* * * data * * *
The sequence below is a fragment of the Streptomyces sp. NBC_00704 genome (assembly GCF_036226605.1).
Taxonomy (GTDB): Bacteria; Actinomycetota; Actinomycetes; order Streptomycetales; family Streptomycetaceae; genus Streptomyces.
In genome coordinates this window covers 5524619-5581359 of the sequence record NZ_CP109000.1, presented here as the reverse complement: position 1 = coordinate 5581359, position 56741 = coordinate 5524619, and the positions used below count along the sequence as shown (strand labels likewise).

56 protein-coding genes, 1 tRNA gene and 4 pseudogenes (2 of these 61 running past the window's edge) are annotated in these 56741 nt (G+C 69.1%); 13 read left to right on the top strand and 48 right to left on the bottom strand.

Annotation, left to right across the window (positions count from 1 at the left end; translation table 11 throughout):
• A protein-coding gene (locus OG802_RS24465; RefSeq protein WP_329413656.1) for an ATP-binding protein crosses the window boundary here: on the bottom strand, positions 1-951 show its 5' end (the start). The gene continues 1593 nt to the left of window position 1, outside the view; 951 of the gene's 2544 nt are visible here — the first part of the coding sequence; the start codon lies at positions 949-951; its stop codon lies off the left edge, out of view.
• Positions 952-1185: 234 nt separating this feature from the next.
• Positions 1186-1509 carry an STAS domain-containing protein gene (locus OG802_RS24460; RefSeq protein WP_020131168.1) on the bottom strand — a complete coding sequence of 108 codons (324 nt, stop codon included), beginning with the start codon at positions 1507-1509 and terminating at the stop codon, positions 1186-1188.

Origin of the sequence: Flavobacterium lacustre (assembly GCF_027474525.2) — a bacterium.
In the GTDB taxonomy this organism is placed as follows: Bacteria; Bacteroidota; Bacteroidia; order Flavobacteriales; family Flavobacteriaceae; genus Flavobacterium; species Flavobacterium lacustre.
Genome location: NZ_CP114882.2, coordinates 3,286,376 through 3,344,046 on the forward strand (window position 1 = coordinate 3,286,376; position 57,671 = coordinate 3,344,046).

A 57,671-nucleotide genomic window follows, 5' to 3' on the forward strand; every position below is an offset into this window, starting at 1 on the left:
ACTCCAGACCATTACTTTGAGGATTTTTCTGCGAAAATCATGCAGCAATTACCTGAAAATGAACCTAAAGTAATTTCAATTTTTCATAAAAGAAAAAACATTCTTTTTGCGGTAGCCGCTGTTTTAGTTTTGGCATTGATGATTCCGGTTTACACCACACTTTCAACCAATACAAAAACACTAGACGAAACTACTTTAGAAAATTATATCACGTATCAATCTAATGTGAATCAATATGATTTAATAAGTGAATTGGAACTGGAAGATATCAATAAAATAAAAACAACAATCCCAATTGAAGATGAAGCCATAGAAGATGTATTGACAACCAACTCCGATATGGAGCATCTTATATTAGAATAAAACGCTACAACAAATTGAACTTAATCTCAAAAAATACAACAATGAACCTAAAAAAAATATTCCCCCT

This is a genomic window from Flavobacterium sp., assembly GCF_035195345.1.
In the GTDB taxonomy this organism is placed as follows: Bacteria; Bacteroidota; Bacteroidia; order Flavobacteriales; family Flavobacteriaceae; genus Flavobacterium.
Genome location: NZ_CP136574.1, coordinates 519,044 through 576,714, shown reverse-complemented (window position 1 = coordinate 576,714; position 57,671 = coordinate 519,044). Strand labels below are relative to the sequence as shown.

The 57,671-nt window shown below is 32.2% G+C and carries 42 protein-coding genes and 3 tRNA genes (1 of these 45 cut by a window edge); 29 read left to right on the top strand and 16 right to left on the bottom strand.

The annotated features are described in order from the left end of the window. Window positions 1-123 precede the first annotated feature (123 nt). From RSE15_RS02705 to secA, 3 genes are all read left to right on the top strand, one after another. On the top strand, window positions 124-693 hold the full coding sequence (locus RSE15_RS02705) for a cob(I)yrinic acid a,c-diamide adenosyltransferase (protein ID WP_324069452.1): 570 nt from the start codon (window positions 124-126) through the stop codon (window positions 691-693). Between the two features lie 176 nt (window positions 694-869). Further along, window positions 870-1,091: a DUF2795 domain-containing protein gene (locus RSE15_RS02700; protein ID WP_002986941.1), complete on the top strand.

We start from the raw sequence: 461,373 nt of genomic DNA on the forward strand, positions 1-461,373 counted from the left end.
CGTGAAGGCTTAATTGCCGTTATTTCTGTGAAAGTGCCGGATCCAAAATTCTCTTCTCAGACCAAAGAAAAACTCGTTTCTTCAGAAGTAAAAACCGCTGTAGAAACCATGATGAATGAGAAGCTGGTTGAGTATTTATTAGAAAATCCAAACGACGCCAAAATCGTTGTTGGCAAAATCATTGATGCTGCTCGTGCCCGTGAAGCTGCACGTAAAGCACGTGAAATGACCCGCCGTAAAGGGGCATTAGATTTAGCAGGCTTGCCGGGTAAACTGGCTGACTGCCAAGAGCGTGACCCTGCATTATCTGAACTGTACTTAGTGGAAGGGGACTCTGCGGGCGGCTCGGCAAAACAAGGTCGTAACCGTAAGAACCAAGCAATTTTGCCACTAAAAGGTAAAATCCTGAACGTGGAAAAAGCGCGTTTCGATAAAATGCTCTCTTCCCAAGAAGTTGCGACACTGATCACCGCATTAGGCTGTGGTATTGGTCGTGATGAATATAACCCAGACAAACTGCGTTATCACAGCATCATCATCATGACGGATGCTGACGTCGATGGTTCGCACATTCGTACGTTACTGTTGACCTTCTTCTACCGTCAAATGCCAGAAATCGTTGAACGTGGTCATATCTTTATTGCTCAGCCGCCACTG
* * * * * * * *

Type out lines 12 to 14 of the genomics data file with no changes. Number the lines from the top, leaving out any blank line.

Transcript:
A 57,671-nucleotide genomic window follows, 5' to 3' on the forward strand; every position below is an offset into this window, starting at 1 on the left:
ACTCCAGACCATTACTTTGAGGATTTTTCTGCGAAAATCATGCAGCAATTACCTGAAAATGAACCTAAAGTAATTTCAATTTTTCATAAAAGAAAAAACATTCTTTTTGCGGTAGCCGCTGTTTTAGTTTTGGCATTGATGATTCCGGTTTACACCACACTTTCAACCAATACAAAAACACTAGACGAAACTACTTTAGAAAATTATATCACGTATCAATCTAATGTGAATCAATATGATTTAATAAGTGAATTGGAACTGGAAGATATCAATAAAATAAAAACAACAATCCCAATTGAAGATGAAGCCATAGAAGATGTATTGACAACCAACTCCGATATGGAGCATCTTATATTAGAATAAAACGCTACAACAAATTGAACTTAATCTCAAAAAATACAACAATGAACCTAAAAAAAATATTCCCCCT

This is a genomic window from Flavobacterium sp., assembly GCF_035195345.1.